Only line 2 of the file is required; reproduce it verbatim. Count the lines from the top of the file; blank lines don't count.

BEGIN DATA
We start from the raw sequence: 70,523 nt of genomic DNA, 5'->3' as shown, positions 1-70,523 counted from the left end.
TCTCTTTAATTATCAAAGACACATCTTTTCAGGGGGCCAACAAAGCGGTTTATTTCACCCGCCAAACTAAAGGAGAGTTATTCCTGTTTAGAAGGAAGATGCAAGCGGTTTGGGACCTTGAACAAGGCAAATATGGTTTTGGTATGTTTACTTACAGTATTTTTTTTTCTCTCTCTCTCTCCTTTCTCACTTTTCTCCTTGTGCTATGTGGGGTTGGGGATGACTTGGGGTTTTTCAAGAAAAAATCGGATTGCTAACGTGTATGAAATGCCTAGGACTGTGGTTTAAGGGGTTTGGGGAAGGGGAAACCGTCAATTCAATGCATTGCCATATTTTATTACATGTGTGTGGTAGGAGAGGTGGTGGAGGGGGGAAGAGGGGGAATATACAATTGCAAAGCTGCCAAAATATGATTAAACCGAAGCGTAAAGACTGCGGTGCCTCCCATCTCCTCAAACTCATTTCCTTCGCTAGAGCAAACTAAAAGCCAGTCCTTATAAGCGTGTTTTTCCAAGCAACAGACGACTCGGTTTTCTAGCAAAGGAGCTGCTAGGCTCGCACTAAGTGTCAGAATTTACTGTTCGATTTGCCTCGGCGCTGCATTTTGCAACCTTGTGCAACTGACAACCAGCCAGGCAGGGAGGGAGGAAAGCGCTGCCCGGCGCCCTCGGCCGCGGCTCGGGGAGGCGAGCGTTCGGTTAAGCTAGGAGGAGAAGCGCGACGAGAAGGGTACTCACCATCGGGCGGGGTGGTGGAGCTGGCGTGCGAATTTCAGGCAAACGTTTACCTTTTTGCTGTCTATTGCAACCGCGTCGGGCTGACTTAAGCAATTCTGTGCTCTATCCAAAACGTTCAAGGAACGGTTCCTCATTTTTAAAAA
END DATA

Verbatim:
TCTCTTTAATTATCAAAGACACATCTTTTCAGGGGGCCAACAAAGCGGTTTATTTCACCCGCCAAACTAAAGGAGAGTTATTCCTGTTTAGAAGGAAGATGCAAGCGGTTTGGGACCTTGAACAAGGCAAATATGGTTTTGGTATGTTTACTTACAGTATTTTTTTTTCTCTCTCTCTCTCCTTTCTCACTTTTCTCCTTGTGCTATGTGGGGTTGGGGATGACTTGGGGTTTTTCAAGAAAAAATCGGATTGCTAACGTGTATGAAATGCCTAGGACTGTGGTTTAAGGGGTTTGGGGAAGGGGAAACCGTCAATTCAATGCATTGCCATATTTTATTACATGTGTGTGGTAGGAGAGGTGGTGGAGGGGGGAAGAGGGGGAATATACAATTGCAAAGCTGCCAAAATATGATTAAACCGAAGCGTAAAGACTGCGGTGCCTCCCATCTCCTCAAACTCATTTCCTTCGCTAGAGCAAACTAAAAGCCAGTCCTTATAAGCGTGTTTTTCCAAGCAACAGACGACTCGGTTTTCTAGCAAAGGAGCTGCTAGGCTCGCACTAAGTGTCAGAATTTACTGTTCGATTTGCCTCGGCGCTGCATTTTGCAACCTTGTGCAACTGACAACCAGCCAGGCAGGGAGGGAGGAAAGCGCTGCCCGGCGCCCTCGGCCGCGGCTCGGGGAGGCGAGCGTTCGGTTAAGCTAGGAGGAGAAGCGCGACGAGAAGGGTACTCACCATCGGGCGGGGTGGTGGAGCTGGCGTGCGAATTTCAGGCAAACGTTTACCTTTTTGCTGTCTATTGCAACCGCGTCGGGCTGACTTAAGCAATTCTGTGCTCTATCCAAAACGTTCAAGGAACGGTTCCTCATTTTTAAAAA